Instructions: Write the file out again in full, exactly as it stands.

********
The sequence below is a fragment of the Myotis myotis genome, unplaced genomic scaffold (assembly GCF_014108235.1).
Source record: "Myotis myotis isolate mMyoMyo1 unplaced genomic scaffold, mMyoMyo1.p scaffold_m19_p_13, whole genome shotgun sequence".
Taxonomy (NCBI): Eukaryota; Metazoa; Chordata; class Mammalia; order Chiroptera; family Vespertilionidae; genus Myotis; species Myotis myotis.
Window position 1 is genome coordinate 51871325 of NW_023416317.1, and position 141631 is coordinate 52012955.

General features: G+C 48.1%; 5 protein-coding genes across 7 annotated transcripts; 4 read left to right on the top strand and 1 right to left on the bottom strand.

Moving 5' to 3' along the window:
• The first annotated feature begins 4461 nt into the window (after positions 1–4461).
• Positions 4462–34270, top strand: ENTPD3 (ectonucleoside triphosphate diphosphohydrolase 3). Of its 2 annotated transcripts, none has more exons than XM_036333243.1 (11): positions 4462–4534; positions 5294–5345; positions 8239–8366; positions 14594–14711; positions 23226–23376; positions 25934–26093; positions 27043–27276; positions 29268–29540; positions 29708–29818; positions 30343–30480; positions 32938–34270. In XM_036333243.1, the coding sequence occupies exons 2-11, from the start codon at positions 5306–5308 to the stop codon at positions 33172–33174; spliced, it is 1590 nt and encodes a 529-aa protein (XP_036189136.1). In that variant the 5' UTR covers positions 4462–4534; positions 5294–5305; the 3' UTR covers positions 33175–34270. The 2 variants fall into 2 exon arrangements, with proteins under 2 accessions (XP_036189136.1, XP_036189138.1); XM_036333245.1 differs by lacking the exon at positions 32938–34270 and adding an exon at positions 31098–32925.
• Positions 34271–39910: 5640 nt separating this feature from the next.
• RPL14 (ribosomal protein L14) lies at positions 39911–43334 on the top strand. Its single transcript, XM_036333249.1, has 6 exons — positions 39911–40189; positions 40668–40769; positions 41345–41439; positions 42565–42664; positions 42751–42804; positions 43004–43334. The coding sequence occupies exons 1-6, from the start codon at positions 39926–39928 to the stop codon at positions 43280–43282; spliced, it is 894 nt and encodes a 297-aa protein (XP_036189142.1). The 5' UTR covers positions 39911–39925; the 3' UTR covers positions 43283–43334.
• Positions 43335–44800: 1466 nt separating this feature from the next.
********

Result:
The sequence below is a fragment of the Myotis myotis genome, unplaced genomic scaffold (assembly GCF_014108235.1).
Source record: "Myotis myotis isolate mMyoMyo1 unplaced genomic scaffold, mMyoMyo1.p scaffold_m19_p_13, whole genome shotgun sequence".
Taxonomy (NCBI): Eukaryota; Metazoa; Chordata; class Mammalia; order Chiroptera; family Vespertilionidae; genus Myotis; species Myotis myotis.
Window position 1 is genome coordinate 51871325 of NW_023416317.1, and position 141631 is coordinate 52012955.

General features: G+C 48.1%; 5 protein-coding genes across 7 annotated transcripts; 4 read left to right on the top strand and 1 right to left on the bottom strand.

Moving 5' to 3' along the window:
• The first annotated feature begins 4461 nt into the window (after positions 1–4461).
• Positions 4462–34270, top strand: ENTPD3 (ectonucleoside triphosphate diphosphohydrolase 3). Of its 2 annotated transcripts, none has more exons than XM_036333243.1 (11): positions 4462–4534; positions 5294–5345; positions 8239–8366; positions 14594–14711; positions 23226–23376; positions 25934–26093; positions 27043–27276; positions 29268–29540; positions 29708–29818; positions 30343–30480; positions 32938–34270. In XM_036333243.1, the coding sequence occupies exons 2-11, from the start codon at positions 5306–5308 to the stop codon at positions 33172–33174; spliced, it is 1590 nt and encodes a 529-aa protein (XP_036189136.1). In that variant the 5' UTR covers positions 4462–4534; positions 5294–5305; the 3' UTR covers positions 33175–34270. The 2 variants fall into 2 exon arrangements, with proteins under 2 accessions (XP_036189136.1, XP_036189138.1); XM_036333245.1 differs by lacking the exon at positions 32938–34270 and adding an exon at positions 31098–32925.
• Positions 34271–39910: 5640 nt separating this feature from the next.
• RPL14 (ribosomal protein L14) lies at positions 39911–43334 on the top strand. Its single transcript, XM_036333249.1, has 6 exons — positions 39911–40189; positions 40668–40769; positions 41345–41439; positions 42565–42664; positions 42751–42804; positions 43004–43334. The coding sequence occupies exons 1-6, from the start codon at positions 39926–39928 to the stop codon at positions 43280–43282; spliced, it is 894 nt and encodes a 297-aa protein (XP_036189142.1). The 5' UTR covers positions 39911–39925; the 3' UTR covers positions 43283–43334.
• Positions 43335–44800: 1466 nt separating this feature from the next.